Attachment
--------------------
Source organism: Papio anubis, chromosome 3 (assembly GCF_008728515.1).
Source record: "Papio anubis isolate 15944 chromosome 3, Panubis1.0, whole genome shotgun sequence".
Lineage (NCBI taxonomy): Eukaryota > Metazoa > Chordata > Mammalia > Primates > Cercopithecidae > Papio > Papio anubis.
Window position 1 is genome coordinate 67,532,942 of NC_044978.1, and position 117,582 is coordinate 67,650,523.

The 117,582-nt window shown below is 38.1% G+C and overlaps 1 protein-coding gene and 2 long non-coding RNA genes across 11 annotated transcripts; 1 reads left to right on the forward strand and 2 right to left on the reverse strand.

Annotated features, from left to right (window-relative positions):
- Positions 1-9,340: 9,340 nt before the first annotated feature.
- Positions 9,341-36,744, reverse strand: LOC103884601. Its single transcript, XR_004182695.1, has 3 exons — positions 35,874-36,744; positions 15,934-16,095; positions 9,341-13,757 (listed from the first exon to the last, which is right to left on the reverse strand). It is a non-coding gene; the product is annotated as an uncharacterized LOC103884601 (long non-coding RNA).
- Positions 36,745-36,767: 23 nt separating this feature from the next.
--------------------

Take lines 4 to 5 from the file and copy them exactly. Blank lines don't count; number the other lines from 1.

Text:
Window position 1 is genome coordinate 67,532,942 of NC_044978.1, and position 117,582 is coordinate 67,650,523.

The 117,582-nt window shown below is 38.1% G+C and overlaps 1 protein-coding gene and 2 long non-coding RNA genes across 11 annotated transcripts; 1 reads left to right on the forward strand and 2 right to left on the reverse strand.